Why does CO₂ cause the greenhouse effect?

Is CO₂ the cause of climate change? Why is there an excess of this gas in the atmosphere? Is there a way to reduce it and to limit the rise in temperature?
Wind energy on Global Wind Day

We have heard so much talk about global warming, climate change and greenhouse gases. We know that these three concepts pose a threat to life on Earth as we know it. We are also familiar with some of the measures being put in place to curb some of these concepts and reduce others. But do we really know what they mean?


Why does CO₂ cause the greenhouse effect and why is it responsible for global warming?

The planet is facing a problem that will shape the future of generations to come: global warming. The rise in temperature and the climate change that this triggers have been a cause for alarm for decades. However, they have been in the spotlight in recent years thanks to the media, public protests and the measures promoted by institutions to tackle them.

As the temperature continues to rise, these issues are becoming increasingly relevant.

We need to tackle the root cause of the problem. But are we clear on what sparked it? The main culprit is CO₂. There are several other guilty parties, but carbon dioxide is the key gas that we need to reduce. The million-dollar question is: why? What makes this gas so bad for the Earth's atmosphere and for the planet?

To answer this question, we have to go back to the mid-19th century. It was during this time that science discovered that both CO₂ and other greenhouse gases had the ability to absorb and radiate heat.

Remember, the greenhouse effect is the natural phenomenon that allows our planet to maintain the conditions necessary for life to exist. The problem comes when the proportion of the gases that causes this effect changes. Research into this topic began during the 1850s, when it was determined that an increase in the concentration of CO₂ in the atmosphere could cause a significant increase in Earth's temperature.

However, it was not until the end of the 19th century that a scientist calculated what would happen if the amount of CO₂ in the atmosphere was doubled. The result is that the temperature would rise between 4 and 6°C. Today, the Earth's temperature has already increased by over 1°C since the pre-industrial era.

To continue this story, we need to move forward in time to 1958, when scientist Charles David Keeling placed a series of sensors in a volcano in Hawaii to measure variations in the CO₂ concentration in the atmosphere. What he discovered was that CO₂ rises continuously year after year.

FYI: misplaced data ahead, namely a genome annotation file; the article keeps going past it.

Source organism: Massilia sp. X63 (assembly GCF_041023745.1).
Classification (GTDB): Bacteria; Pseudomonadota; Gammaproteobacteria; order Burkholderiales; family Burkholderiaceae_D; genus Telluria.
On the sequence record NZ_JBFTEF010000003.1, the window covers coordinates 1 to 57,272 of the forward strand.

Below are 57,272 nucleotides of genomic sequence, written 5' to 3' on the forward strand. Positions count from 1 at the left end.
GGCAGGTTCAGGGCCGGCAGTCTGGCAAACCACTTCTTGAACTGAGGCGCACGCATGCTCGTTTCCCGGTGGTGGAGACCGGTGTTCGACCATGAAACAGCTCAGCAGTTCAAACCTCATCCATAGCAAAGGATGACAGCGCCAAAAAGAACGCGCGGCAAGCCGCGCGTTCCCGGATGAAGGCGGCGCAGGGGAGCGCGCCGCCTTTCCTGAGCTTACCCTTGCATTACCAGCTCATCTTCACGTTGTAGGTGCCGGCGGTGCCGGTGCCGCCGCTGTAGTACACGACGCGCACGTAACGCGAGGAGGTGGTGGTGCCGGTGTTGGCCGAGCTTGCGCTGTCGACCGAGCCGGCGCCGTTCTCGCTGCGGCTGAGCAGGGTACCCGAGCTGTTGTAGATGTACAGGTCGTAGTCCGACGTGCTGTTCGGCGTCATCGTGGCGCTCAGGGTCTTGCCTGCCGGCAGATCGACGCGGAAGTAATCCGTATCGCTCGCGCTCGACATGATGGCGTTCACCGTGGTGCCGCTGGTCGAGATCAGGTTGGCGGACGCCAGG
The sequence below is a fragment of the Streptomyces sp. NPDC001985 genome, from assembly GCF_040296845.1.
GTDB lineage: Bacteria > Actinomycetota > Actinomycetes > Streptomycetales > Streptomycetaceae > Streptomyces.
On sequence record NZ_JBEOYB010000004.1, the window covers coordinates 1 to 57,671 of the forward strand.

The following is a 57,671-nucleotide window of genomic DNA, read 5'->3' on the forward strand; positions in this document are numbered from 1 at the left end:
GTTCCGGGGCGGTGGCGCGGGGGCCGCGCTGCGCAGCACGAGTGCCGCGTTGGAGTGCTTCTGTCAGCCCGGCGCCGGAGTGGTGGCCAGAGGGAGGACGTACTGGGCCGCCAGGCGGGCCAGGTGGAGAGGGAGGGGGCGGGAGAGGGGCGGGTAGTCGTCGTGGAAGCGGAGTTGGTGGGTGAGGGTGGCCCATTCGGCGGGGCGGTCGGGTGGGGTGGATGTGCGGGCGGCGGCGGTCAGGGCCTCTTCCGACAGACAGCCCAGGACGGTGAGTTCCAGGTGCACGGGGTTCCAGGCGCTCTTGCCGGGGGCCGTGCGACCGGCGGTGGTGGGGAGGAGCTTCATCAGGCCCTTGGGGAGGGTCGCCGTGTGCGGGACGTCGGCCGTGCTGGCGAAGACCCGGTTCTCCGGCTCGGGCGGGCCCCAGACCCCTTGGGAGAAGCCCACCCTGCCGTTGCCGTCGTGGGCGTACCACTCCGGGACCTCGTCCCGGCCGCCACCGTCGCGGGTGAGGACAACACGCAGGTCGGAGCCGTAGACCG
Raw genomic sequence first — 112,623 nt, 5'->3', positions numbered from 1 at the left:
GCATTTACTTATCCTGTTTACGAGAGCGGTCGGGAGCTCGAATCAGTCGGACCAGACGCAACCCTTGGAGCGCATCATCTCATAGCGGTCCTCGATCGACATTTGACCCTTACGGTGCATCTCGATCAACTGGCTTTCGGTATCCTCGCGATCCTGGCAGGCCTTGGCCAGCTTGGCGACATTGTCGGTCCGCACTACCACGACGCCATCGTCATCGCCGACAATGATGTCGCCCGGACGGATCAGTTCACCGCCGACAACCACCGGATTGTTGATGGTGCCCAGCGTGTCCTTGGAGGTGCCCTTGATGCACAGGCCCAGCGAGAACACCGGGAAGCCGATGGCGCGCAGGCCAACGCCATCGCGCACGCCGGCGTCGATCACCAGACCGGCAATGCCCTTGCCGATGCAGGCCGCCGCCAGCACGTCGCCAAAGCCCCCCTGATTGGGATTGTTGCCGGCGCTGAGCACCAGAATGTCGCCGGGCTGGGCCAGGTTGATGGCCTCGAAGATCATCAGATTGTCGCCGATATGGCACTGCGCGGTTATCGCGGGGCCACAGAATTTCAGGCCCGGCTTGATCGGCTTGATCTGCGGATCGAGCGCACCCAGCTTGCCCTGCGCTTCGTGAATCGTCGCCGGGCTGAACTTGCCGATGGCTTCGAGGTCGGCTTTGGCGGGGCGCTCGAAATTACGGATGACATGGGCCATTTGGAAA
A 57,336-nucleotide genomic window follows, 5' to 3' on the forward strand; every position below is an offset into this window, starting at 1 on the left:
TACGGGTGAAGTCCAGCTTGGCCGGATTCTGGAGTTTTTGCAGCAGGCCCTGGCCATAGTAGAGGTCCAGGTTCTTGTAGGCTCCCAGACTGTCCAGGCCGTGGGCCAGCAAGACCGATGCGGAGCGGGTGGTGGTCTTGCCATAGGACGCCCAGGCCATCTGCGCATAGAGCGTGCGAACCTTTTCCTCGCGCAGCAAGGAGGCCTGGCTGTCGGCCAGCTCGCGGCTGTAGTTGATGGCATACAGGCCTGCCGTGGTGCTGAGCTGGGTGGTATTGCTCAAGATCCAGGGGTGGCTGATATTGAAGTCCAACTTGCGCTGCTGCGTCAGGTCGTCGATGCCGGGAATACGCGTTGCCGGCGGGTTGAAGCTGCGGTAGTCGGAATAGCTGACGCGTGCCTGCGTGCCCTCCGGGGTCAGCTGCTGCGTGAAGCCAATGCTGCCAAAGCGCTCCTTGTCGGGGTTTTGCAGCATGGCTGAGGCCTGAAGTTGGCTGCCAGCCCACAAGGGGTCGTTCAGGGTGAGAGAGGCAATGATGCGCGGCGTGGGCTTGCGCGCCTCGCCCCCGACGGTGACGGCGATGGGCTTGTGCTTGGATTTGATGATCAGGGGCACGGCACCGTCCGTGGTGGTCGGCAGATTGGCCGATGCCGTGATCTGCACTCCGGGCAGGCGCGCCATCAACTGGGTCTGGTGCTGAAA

We already know the outcome: as the CO₂ concentration increases, so does the global temperature. And although correlation does not imply causation, in this case, all of the evidence points to this gas being the main cause of climate change.


We have unearthed CO₂ belonging to times gone by

We still have many questions left to answer. For example, where does the excess CO₂ come from? The simple answer would be from burning fossil fuels.

But what does carbon dioxide have to do with coal or oil? As we know, fossil fuels take thousands or even millions of years to form. By burning these materials, we release carbon stocks deposited over millions of years. In other words, we are unearthing CO₂ that belongs to times gone by.


What can we do to reduce CO₂?

First and foremost, stop emitting it! It will take centuries to rid ourselves of all the CO₂ that we have emitted in recent decades. Replacing fossil fuels with renewable energy sources is the main measure that will curb global warming.

Learning how we can intervene in the carbon cycle and accelerate the removal of CO₂ from the atmosphere is also becoming a priority. Once things of science fiction, processes such as carbon sequestration and bioenergy with carbon capture and storage are now becoming a reality. 

Limiting global warming a 1.5°C is a pressing matter. For the time being, measures such as reducing energy consumption, improving energy efficiency, supporting renewable energies and promoting financial mechanisms that change our production and consumption habits are our best allies in achieving carbon neutrality.